29/01/2019 - Latest News
What does the law say about dogs in cars and how can you maximise safety when driving with your dog on board?
One of my pet hates is seeing dogs travelling in cars with no safety measures whatsoever. Not only is it against the law, it’s downright dangerous. And in the case of an accident, who is the most likely to be frightened and/or hurt? That’s right, your unrestrained furry faced friend.
What is the law for dogs travelling in cars?
If it’s been a while since you studied the Highway Code, dig it out now and take a look at Rule 57. It states that drivers are responsible for making sure dogs (or other animals) are suitably restrained in a vehicle so they can’t distract or injure you (or themselves) during an emergency stop.
If you are caught with an unrestrained dog in your car, you could be fined up to £5000. If you are involved in an accident and your dog is loose in the car, your insurance could be void. Dog restraints and training (if needed) are by far the cheapest option.
Why do dogs need to be restrained in cars?
It seems rotten to have your dog travelling in the back when all you really want is a road trip with your furry friend sitting beside you. But in this case, the law makes sense and is there to protect you and others from some dreadful scenarios. \
The laws of physics tell us that when something is travelling at speed it is heavier than when it’s still. If a 32 Kg dog such as a Labrador is thrown forward in a 30mph crash it will weigh the equivalent of 100Kg. It will become a canine cannonball and it won’t have a comfortable landing.
If you’re one of those lucky few who have never been in a car accident you might not realise how powerful an airbag can be. They’re a fabulous safety feature but my goodness they do go off with a bang. An airbag will save an adult human’s life but have the potential to kill a dog (or baby) sized individual. So the front seat is definitely off limits.
We’ve all seen pictures and videos of seemingly blissfully happy dogs with their head out of the window and their ears blowing in the wind. It’s all very picturesque until the vehicle slows down and the dog jumps out of the window. And I don’t even want to think what could happen if another vehicle passes too close.
You can buy expandable vents which allow your dog to enjoy the fresh air without sticking his head right out of the window.
This is one thing that really worries me. Excited dogs leaping out of the car as soon as you open the door. That’s probably fine on your driveway but not at the side of a busy road.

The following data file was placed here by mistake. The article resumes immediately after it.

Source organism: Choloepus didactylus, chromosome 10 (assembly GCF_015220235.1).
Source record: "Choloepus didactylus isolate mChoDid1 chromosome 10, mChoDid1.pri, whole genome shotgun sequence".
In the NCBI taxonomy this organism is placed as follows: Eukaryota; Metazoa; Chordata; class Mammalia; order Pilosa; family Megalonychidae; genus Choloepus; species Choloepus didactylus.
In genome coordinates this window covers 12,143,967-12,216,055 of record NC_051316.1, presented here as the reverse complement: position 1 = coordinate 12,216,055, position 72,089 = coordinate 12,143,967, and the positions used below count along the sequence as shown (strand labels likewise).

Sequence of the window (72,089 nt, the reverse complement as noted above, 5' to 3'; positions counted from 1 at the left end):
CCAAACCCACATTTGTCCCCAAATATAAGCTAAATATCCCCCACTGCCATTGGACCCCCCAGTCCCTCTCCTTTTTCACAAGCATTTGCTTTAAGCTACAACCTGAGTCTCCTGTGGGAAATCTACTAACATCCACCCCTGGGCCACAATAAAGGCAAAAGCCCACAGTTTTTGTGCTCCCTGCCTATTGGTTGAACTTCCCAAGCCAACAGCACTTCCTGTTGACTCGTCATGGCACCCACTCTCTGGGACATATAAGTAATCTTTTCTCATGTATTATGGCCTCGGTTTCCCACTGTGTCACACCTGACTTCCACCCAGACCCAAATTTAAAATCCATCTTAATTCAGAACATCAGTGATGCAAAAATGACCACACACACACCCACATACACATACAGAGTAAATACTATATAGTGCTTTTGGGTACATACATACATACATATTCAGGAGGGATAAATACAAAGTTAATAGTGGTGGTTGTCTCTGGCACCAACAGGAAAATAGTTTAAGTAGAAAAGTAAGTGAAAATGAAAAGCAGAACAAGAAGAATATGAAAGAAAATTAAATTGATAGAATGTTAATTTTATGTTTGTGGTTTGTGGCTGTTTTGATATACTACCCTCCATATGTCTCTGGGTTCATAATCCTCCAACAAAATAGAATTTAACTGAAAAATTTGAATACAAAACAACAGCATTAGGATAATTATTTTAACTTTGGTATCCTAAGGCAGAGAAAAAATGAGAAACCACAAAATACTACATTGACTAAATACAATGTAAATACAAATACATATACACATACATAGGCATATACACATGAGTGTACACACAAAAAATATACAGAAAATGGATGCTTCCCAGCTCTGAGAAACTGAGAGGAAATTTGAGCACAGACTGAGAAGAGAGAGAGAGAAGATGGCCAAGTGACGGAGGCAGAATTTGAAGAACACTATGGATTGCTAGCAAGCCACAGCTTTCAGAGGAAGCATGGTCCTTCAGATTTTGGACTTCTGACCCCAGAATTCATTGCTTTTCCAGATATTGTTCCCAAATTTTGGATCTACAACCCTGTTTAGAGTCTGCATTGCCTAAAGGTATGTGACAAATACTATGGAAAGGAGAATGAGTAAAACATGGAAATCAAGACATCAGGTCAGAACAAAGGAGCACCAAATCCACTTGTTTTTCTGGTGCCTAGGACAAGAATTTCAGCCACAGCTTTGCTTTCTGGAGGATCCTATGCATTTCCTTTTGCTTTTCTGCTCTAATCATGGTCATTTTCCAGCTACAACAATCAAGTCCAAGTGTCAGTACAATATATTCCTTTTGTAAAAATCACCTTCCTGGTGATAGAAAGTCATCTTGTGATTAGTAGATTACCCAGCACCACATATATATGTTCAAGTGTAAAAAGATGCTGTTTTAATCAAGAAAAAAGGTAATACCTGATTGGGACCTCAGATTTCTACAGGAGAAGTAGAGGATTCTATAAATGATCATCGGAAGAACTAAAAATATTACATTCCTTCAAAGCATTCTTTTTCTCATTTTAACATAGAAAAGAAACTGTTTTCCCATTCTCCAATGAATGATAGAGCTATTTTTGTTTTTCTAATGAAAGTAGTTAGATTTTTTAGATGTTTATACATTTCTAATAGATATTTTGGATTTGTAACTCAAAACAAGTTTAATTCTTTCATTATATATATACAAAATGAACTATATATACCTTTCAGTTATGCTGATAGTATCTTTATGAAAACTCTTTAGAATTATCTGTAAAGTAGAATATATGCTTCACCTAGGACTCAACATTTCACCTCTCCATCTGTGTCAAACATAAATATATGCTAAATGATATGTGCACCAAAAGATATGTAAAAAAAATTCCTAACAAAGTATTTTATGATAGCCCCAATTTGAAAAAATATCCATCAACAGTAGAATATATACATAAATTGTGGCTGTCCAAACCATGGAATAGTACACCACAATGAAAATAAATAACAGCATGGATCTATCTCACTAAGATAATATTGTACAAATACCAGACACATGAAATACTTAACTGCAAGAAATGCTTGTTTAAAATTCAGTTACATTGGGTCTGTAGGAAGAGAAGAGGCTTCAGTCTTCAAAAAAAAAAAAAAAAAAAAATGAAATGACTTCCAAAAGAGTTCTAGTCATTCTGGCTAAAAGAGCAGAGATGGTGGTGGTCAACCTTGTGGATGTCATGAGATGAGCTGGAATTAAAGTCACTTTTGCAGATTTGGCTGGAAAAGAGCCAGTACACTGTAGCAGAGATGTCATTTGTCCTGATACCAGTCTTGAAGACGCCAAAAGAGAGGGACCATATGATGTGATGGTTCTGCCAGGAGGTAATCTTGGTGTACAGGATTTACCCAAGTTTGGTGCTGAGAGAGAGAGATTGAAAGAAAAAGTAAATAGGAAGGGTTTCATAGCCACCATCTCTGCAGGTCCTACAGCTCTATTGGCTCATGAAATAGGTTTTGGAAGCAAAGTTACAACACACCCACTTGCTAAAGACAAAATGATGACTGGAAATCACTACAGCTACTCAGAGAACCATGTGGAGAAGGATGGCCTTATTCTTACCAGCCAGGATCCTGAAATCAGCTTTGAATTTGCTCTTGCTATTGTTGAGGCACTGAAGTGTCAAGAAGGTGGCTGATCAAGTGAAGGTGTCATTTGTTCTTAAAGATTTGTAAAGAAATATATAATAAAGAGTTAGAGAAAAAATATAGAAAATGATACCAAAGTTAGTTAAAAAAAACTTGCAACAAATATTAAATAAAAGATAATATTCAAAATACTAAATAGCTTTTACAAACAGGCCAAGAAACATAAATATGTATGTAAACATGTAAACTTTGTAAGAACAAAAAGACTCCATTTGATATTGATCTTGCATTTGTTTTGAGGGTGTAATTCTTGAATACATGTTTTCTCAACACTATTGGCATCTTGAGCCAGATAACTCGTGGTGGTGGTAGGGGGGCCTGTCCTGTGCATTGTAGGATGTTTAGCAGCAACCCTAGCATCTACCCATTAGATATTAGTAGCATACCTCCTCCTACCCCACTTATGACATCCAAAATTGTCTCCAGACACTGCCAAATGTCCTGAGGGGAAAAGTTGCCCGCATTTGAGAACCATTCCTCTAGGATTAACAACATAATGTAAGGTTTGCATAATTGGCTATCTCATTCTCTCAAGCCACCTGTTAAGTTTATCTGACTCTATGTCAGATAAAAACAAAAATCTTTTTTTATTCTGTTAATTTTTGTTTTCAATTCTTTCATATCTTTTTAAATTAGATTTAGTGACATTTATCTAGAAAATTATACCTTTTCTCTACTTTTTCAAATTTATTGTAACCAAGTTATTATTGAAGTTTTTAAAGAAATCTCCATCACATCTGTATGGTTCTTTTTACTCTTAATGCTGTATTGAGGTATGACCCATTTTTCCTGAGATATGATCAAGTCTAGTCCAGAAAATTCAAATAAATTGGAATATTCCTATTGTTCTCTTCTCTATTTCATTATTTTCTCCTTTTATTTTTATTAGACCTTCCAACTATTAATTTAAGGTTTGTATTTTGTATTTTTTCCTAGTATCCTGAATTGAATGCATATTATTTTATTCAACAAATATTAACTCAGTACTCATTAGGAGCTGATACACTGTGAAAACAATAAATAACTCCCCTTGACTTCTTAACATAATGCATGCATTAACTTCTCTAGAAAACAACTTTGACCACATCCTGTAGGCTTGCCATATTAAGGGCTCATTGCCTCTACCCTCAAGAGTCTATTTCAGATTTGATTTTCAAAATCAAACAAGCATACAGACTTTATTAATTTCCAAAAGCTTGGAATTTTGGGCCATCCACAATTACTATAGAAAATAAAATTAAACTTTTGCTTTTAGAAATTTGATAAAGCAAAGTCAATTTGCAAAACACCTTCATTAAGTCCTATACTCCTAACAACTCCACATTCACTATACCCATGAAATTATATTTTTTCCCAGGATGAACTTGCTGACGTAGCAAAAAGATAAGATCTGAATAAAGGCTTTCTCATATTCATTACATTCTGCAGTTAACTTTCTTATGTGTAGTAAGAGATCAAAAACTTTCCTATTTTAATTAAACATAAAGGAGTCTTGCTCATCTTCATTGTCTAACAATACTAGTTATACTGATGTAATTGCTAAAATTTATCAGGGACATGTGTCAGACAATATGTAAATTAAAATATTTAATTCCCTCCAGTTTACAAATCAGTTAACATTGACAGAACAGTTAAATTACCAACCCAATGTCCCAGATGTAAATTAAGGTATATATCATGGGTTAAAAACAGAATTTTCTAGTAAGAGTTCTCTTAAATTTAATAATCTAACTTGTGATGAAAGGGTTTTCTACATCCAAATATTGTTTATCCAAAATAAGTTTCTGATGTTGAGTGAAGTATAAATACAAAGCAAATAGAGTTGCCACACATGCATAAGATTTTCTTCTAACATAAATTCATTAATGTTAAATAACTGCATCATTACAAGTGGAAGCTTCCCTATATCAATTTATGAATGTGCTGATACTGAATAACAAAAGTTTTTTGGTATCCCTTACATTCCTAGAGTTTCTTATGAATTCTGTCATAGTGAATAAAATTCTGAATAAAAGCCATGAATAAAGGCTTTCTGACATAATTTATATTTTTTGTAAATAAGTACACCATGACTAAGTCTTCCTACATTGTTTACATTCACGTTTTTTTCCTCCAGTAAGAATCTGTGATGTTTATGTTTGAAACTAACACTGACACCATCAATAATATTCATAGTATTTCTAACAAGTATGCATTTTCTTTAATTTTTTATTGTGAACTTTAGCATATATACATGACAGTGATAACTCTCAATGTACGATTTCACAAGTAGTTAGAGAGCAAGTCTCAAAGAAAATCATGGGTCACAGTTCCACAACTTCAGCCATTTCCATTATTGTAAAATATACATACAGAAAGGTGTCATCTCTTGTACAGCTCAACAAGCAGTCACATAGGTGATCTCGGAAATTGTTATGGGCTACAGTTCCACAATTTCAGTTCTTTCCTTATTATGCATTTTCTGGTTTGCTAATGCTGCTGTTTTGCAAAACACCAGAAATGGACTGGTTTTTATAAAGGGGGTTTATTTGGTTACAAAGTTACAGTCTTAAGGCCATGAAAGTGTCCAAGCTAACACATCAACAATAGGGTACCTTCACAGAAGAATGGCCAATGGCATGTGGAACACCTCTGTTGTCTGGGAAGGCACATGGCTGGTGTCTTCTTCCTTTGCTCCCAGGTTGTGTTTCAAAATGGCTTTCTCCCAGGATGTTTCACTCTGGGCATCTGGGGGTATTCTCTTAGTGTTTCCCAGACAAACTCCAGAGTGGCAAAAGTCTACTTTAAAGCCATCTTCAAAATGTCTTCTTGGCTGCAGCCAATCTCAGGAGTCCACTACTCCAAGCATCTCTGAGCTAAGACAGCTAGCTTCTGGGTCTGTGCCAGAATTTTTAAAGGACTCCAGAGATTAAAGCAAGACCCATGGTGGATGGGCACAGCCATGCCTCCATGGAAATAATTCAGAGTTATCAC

Every dog needs to be restrained in the car AND trained to stay in the car until he or she is invited to jump out.
Which dog restraints are legal and/or sensible?
In my opinion, the perfect way for your dog to travel is in a crate in the back of an estate car or 4WD. For the dog, the crate is a secure and comfortable place where he can settle down to snooze. You know he can’t leap around. Plus you have much more control over him jumping out when you reach your destination. So if you need to get your wellies out of the boot of the car, Fido can be safe and sound while you get ready for walkies. No leaping around and knocking you over mid shoe-change.
However, not every car is the right size or shape for a crate.
The law is happy for you to have your dog behind a dog guard. At the very least, a well-fitting harness attached to a doggy seatbelt on the back seat is a must. NEVER attach a seatbelt to a dog’s collar though– can you imagine what might happen to his neck if you stop suddenly?
Dog training to make car journeys easier
Even if your dog is safely restrained, it’s hard not to be distracted if he’s worried or excited. You need your dog to settle quickly so that you can concentrate on the job in hand.
I have several techniques that I can show you to help your dog settle in the car. It all depends on the dog and why he’s not able to sit quietly in the car.
Is he carsick or afraid of travelling? We’ll use desensitising techniques to gradually ease his discomfort.
Does he bark at other dogs, bicycles, people or just everything? We can work on impulse control so that he learns life is easier when he relaxes.
Have you got a dog who leaps out of the vehicle before you are ready for him? Again, we’ll work on impulse control and the “stay” command.
Perhaps your dog is reluctant to jump in or out of the car. Maybe it hurts him? If you think about the height of your dog relative to the height of your car, it makes sense that leaping in and out is hard on his joints. A Staffie jumping out of a 4WD is the equivalent of a person jumping off a 20ft wall. There is a simple solution though. With a little bit of patience, the dog could be trained you use a ramp for getting in and out of the vehicle.
If you have any questions at all about your dog and the law or about training your dog to be a good passenger, I’m here to help.
Contact me, Sean Pickering on 07710 720207 or email me via my website.
Book a dog training consultation for help with travel related doggy problems
Find out about impulse control and how to calm an excitable dog